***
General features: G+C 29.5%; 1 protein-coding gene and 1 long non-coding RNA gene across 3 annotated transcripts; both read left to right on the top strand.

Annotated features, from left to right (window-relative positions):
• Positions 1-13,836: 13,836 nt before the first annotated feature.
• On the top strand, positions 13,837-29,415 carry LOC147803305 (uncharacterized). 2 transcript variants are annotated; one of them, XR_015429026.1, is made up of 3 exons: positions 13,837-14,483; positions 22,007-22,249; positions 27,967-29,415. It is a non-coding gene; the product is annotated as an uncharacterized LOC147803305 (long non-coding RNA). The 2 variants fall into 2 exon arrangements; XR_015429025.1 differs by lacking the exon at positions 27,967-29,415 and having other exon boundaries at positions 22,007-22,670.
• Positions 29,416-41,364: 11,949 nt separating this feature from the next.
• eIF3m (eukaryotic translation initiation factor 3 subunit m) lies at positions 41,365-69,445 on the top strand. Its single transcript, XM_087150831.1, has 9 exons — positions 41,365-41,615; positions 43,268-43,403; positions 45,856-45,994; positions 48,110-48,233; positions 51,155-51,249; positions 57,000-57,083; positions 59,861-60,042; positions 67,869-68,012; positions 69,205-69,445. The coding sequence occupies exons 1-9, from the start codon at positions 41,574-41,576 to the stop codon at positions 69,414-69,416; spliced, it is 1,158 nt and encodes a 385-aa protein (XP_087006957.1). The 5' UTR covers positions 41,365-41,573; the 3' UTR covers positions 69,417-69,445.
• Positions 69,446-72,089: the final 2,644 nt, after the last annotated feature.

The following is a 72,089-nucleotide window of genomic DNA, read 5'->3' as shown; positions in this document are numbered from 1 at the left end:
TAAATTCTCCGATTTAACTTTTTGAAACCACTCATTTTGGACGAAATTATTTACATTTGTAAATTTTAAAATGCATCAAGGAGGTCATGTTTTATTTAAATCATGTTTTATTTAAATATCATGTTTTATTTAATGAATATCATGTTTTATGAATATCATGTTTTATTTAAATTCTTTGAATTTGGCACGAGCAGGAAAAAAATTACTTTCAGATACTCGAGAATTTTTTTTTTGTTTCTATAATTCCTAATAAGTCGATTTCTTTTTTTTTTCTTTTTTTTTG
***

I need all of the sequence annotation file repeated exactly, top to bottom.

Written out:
General features: G+C 29.5%; 1 protein-coding gene and 1 long non-coding RNA gene across 3 annotated transcripts; both read left to right on the top strand.

Annotated features, from left to right (window-relative positions):
• Positions 1-13,836: 13,836 nt before the first annotated feature.
• On the top strand, positions 13,837-29,415 carry LOC147803305 (uncharacterized). 2 transcript variants are annotated; one of them, XR_015429026.1, is made up of 3 exons: positions 13,837-14,483; positions 22,007-22,249; positions 27,967-29,415. It is a non-coding gene; the product is annotated as an uncharacterized LOC147803305 (long non-coding RNA). The 2 variants fall into 2 exon arrangements; XR_015429025.1 differs by lacking the exon at positions 27,967-29,415 and having other exon boundaries at positions 22,007-22,670.
• Positions 29,416-41,364: 11,949 nt separating this feature from the next.
• eIF3m (eukaryotic translation initiation factor 3 subunit m) lies at positions 41,365-69,445 on the top strand. Its single transcript, XM_087150831.1, has 9 exons — positions 41,365-41,615; positions 43,268-43,403; positions 45,856-45,994; positions 48,110-48,233; positions 51,155-51,249; positions 57,000-57,083; positions 59,861-60,042; positions 67,869-68,012; positions 69,205-69,445. The coding sequence occupies exons 1-9, from the start codon at positions 41,574-41,576 to the stop codon at positions 69,414-69,416; spliced, it is 1,158 nt and encodes a 385-aa protein (XP_087006957.1). The 5' UTR covers positions 41,365-41,573; the 3' UTR covers positions 69,417-69,445.
• Positions 69,446-72,089: the final 2,644 nt, after the last annotated feature.

The following is a 72,089-nucleotide window of genomic DNA, read 5'->3' as shown; positions in this document are numbered from 1 at the left end:
TAAATTCTCCGATTTAACTTTTTGAAACCACTCATTTTGGACGAAATTATTTACATTTGTAAATTTTAAAATGCATCAAGGAGGTCATGTTTTATTTAAATCATGTTTTATTTAAATATCATGTTTTATTTAATGAATATCATGTTTTATGAATATCATGTTTTATTTAAATTCTTTGAATTTGGCACGAGCAGGAAAAAAATTACTTTCAGATACTCGAGAATTTTTTTTTTGTTTCTATAATTCCTAATAAGTCGATTTCTTTTTTTTTTCTTTTTTTTTG